Key Substance Abuse Indicators
Illicit Drug Use
In 2017, 30.5 million people aged 12 or older used an illicit drug in the past 30 days (i.e., current use), which corresponds to about 1 in 9 Americans (11.2 percent). About 1 in 4 young adults aged 18 to 25 were current illicit drug users. Regardless of age, the estimates of current illicit drug use for 2017 were driven primarily by marijuana use and the misuse of prescription pain relievers. Among the 30.5 million people aged 12 or older who were current illicit drug users, 26.0 million were current marijuana users and 3.2 million were current misusers of prescription pain relievers. Smaller numbers of people were current users of cocaine, hallucinogens, methamphetamine, inhalants, or heroin or were current misusers of prescription tranquilizers, stimulants, or sedatives.
The percentage of people aged 12 or older who were current marijuana users in 2017 was higher than the percentages in 2002 to 2016. The increase in marijuana use reflects increases in marijuana use among young adults aged 18 to 25 and adults aged 26 or older. Marijuana use among adolescents aged 12 to 17 was lower in 2017 than in most years from 2009 to 2014.
NSDUH also allows for the estimation of opioid misuse, which is the use of heroin or the misuse of prescription pain relievers. In 2017, an estimated 11.4 million people misused opioids in the past year, including 11.1 million pain reliever misusers and 886,000 heroin users. Among people aged 12 or older who misused pain relievers in the past year, about 6 out of 10 people indicated that the main reason they misused pain relievers the last time they misused them was to relieve physical pain (62.6 percent), and about half (53.1 percent) obtained the last pain reliever they misused from a friend or relative.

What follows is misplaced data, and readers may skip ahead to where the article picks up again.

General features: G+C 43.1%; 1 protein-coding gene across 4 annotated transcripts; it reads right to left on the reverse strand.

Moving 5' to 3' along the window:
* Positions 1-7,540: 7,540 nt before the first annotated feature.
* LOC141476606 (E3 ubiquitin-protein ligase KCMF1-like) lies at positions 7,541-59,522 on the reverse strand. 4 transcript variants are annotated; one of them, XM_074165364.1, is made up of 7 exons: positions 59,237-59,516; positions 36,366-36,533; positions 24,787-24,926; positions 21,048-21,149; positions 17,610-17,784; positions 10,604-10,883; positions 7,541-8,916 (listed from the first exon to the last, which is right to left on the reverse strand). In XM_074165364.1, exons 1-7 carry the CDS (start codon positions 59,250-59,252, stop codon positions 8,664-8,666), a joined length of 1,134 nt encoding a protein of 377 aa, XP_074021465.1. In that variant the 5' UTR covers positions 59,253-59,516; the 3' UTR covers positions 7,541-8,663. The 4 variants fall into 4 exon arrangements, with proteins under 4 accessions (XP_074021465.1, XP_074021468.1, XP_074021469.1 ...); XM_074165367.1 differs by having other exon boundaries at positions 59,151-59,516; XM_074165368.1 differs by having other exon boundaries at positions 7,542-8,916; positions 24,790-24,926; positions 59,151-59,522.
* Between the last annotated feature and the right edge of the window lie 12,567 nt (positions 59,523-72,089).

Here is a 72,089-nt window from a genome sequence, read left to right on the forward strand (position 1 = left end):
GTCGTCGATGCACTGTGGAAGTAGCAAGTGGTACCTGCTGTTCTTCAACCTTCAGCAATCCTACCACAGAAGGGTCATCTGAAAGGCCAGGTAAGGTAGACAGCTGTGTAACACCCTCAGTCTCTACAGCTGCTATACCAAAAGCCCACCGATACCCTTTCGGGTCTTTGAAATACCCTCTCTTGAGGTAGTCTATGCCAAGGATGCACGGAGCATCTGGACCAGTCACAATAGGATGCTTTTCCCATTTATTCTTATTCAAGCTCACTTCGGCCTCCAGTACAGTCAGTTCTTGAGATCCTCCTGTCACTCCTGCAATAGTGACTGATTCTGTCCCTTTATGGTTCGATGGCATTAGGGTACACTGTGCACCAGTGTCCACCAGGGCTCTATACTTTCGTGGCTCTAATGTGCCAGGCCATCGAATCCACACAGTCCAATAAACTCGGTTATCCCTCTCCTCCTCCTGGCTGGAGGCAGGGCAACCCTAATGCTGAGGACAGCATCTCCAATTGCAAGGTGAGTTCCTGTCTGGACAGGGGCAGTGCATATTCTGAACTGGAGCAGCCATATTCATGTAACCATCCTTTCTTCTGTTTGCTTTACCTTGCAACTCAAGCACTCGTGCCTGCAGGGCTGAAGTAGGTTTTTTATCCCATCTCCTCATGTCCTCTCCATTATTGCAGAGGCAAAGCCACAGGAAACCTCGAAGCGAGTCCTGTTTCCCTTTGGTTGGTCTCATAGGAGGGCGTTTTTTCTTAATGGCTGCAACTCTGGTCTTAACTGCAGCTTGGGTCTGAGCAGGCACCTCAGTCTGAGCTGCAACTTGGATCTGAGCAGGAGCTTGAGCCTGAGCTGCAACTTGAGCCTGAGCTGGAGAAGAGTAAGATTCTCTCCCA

Substance Use Initiation
In 2017, the substances with the largest number of recent (i.e., past year) initiates of use were alcohol (4.9 million new users), marijuana (3.0 million new users), prescription pain relievers (2.0 million new misusers), and cigarettes (1.9 million new users). The number of marijuana initiates aged 12 or older in 2017 was higher than the numbers in 2002 to 2016. For cigarettes, the number of initiates in 2017 was lower than the numbers in most years from 2004 to 2014, but it was similar to the numbers in 2015 and 2016.
Perceived Risk from Substance Use
Although more than 4 out of 5 people aged 12 or older in 2017 perceived great risk of harm from weekly use of cocaine or heroin, about one-third of people perceived great risk of harm from weekly marijuana use. In 2017, about 2 out of 3 individuals aged 12 or older perceived great risk from having four or five drinks of alcohol nearly every day, and nearly 3 out of 4 individuals (71.6 percent) perceived great risk from smoking one or more packs of cigarettes per day.
Substance Use Disorders
In 2017, approximately 19.7 million people aged 12 or older had a substance use disorder (SUD) related to their use of alcohol or illicit drugs in the past year, including 14.5 million people who had an alcohol use disorder and 7.5 million people who had an illicit drug use disorder.1 The most common illicit drug use disorder was marijuana (4.1 million people). An estimated 2.1 million people had an opioid use disorder, which includes 1.7 million people with a prescription pain reliever use disorder and 0.7 million people with a heroin use disorder.